Scientists say the patterns of breakage in mastodon bones found 25 years ago near a San Diego highway suggest that humans battered the beast 130,000 years ago.
That’s a shocker, because before now, the oldest widely accepted evidence of human habitation in North America goes back only about 16,000 years. If the scientists are right, that makes the place they studied, known as the Cerutti Mastodon site, the oldest archaeological site in North America.
“It’s somewhat mind-boggling to have 130,000 years proposed,” said University of Oregon archaeologist Dennis Jenkins. He has found previous evidence for human habitation in 14,000-year-old preserved poop but wasn’t involved in the latest study, published today by the journal Nature.
The researchers behind the newly reported find came upon their evidence way back in 1992, when they made a routine check of a construction site for a noise-reducing berm near State Route 54 in San Diego. The site was promising enough for the scientists to dig 10 feet below the level of the construction crew’s excavation.
What they found was intriguing: Bones, tusks and molars from a mastodon were buried alongside large stones that appeared to have been used as hammers and anvils for breaking up the bones. That posed a puzzle: Apparently, humans were in what is now Southern California long before they were supposed to be.
The site would have been close to sea level back then, with a meandering stream running through it, said study co-author Tom Deméré, curator of paleontology and director of PaleoServices at the San Diego Natural History Museum. “A very nice place to live, I’d think, 130,000 years ago,” he told reporters.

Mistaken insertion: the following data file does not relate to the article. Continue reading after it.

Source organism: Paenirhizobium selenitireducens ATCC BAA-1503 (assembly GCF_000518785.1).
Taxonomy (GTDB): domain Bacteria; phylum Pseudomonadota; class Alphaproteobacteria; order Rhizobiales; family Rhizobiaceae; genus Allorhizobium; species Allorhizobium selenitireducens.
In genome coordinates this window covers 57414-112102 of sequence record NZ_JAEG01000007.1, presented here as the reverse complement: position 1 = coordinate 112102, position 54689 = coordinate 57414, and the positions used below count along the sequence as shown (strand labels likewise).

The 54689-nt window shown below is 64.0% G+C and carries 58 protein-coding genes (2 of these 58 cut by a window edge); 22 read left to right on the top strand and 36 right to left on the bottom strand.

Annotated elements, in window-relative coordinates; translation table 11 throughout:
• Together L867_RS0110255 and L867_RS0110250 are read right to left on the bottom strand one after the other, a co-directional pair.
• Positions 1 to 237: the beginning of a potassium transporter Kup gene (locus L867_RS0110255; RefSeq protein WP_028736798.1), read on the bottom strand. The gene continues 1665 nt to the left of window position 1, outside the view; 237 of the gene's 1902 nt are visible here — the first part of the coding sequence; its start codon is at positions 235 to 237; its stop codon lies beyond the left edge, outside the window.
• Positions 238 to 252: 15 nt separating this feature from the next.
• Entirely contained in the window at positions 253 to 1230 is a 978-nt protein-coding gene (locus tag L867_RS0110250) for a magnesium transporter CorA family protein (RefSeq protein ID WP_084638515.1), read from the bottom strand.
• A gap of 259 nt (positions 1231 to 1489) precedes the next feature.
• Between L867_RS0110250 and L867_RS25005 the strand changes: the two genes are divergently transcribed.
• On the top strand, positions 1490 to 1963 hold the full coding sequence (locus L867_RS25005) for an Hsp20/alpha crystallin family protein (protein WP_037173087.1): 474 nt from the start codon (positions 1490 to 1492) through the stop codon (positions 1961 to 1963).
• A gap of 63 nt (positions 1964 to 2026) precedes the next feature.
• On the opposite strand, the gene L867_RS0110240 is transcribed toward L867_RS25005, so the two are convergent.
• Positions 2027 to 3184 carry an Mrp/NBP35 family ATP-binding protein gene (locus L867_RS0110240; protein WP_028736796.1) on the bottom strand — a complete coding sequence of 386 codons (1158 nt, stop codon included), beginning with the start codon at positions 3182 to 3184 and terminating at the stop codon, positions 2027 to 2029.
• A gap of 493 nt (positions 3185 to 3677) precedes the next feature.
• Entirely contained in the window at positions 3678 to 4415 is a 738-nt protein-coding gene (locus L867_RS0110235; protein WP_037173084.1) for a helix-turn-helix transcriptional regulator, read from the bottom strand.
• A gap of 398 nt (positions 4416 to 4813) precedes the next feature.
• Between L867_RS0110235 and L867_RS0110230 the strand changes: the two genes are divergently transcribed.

But the researchers knew they had to be sure about what they thought they were seeing. “Of course, extraordinary claims like this require extraordinary evidence,” Deméré said.
Over the years that followed, researchers painstakingly put the puzzle pieces together. They studied how the break marks on bones and the chip marks on stones, and concluded all those marks could only have resulted from tools being used intentionally.
To test their hypothesis, they even beat away at bones from dead elephants, including a leg bone from Tanzania and a carcass that had been buried in Colorado three years earlier.
“The bone was extremely fresh, and smelled very bad. I almost wished that I never continued that experiment when we dug it up. But we did,” said lead author Steve Holen, director of research at the Center for American Paleolithic Research. Holen and his strong-armed colleagues produced similar patterns of breakage and chipping, using stone hammers modeled after the ones that were found at the construction site.
Uranium-thorium dating of bone samples indicated that the mastodon was 130,000 years old, with a conservative margin of error of plus or minus 9,400 years.
“It’s hard to argue with the clear and remarkable evidence,” said co-author Richard Fullagar, an archaeologist at the University of Wollongong in Australia.
Nevertheless, there are arguments. Skeptics wonder whether the site may have been disturbed, or whether the dating estimates could be off. Also, the bones showed no evidence of the cut marks typically associated with butchering.